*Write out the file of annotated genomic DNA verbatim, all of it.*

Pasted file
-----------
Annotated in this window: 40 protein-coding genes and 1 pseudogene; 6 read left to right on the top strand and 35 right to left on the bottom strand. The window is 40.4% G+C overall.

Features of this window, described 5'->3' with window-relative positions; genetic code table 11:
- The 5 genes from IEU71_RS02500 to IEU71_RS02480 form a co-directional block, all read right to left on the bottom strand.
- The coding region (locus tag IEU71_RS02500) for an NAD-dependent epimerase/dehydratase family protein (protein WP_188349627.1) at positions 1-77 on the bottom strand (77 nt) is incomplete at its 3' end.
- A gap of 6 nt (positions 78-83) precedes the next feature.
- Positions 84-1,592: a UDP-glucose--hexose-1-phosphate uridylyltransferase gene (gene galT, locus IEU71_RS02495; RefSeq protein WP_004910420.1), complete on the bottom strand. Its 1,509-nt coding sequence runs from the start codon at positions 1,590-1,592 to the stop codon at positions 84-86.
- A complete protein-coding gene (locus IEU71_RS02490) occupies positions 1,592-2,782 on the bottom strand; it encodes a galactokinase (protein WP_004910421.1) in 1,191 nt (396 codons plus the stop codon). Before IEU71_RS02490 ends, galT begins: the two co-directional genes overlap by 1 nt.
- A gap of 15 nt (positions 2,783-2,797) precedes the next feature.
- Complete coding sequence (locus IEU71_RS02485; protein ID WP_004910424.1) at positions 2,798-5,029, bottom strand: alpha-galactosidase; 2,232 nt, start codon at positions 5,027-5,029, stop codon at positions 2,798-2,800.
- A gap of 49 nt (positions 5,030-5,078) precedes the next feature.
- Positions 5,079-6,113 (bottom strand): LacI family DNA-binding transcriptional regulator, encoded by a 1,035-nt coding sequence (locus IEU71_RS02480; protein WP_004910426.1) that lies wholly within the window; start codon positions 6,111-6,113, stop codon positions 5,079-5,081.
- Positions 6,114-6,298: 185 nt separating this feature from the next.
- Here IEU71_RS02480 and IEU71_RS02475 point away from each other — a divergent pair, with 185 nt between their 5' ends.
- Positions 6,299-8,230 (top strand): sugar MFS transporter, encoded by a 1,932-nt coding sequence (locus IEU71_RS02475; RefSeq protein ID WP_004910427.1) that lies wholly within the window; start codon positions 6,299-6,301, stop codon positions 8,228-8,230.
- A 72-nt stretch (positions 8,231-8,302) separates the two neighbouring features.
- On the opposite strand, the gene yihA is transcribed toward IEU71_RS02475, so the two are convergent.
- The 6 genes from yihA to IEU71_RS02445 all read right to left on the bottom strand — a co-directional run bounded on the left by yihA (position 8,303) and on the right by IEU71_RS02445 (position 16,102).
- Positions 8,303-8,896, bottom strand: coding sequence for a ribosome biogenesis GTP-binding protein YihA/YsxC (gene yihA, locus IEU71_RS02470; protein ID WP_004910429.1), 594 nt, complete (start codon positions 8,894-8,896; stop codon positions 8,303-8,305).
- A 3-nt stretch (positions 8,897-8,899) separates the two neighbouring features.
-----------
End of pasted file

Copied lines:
Annotated in this window: 40 protein-coding genes and 1 pseudogene; 6 read left to right on the top strand and 35 right to left on the bottom strand. The window is 40.4% G+C overall.

Features of this window, described 5'->3' with window-relative positions; genetic code table 11:
- The 5 genes from IEU71_RS02500 to IEU71_RS02480 form a co-directional block, all read right to left on the bottom strand.
- The coding region (locus tag IEU71_RS02500) for an NAD-dependent epimerase/dehydratase family protein (protein WP_188349627.1) at positions 1-77 on the bottom strand (77 nt) is incomplete at its 3' end.
- A gap of 6 nt (positions 78-83) precedes the next feature.
- Positions 84-1,592: a UDP-glucose--hexose-1-phosphate uridylyltransferase gene (gene galT, locus IEU71_RS02495; RefSeq protein WP_004910420.1), complete on the bottom strand. Its 1,509-nt coding sequence runs from the start codon at positions 1,590-1,592 to the stop codon at positions 84-86.
- A complete protein-coding gene (locus IEU71_RS02490) occupies positions 1,592-2,782 on the bottom strand; it encodes a galactokinase (protein WP_004910421.1) in 1,191 nt (396 codons plus the stop codon). Before IEU71_RS02490 ends, galT begins: the two co-directional genes overlap by 1 nt.
- A gap of 15 nt (positions 2,783-2,797) precedes the next feature.
- Complete coding sequence (locus IEU71_RS02485; protein ID WP_004910424.1) at positions 2,798-5,029, bottom strand: alpha-galactosidase; 2,232 nt, start codon at positions 5,027-5,029, stop codon at positions 2,798-2,800.
- A gap of 49 nt (positions 5,030-5,078) precedes the next feature.
- Positions 5,079-6,113 (bottom strand): LacI family DNA-binding transcriptional regulator, encoded by a 1,035-nt coding sequence (locus IEU71_RS02480; protein WP_004910426.1) that lies wholly within the window; start codon positions 6,111-6,113, stop codon positions 5,079-5,081.
- Positions 6,114-6,298: 185 nt separating this feature from the next.
- Here IEU71_RS02480 and IEU71_RS02475 point away from each other — a divergent pair, with 185 nt between their 5' ends.
- Positions 6,299-8,230 (top strand): sugar MFS transporter, encoded by a 1,932-nt coding sequence (locus IEU71_RS02475; RefSeq protein ID WP_004910427.1) that lies wholly within the window; start codon positions 6,299-6,301, stop codon positions 8,228-8,230.
- A 72-nt stretch (positions 8,231-8,302) separates the two neighbouring features.
- On the opposite strand, the gene yihA is transcribed toward IEU71_RS02475, so the two are convergent.
- The 6 genes from yihA to IEU71_RS02445 all read right to left on the bottom strand — a co-directional run bounded on the left by yihA (position 8,303) and on the right by IEU71_RS02445 (position 16,102).
- Positions 8,303-8,896, bottom strand: coding sequence for a ribosome biogenesis GTP-binding protein YihA/YsxC (gene yihA, locus IEU71_RS02470; protein ID WP_004910429.1), 594 nt, complete (start codon positions 8,894-8,896; stop codon positions 8,303-8,305).
- A 3-nt stretch (positions 8,897-8,899) separates the two neighbouring features.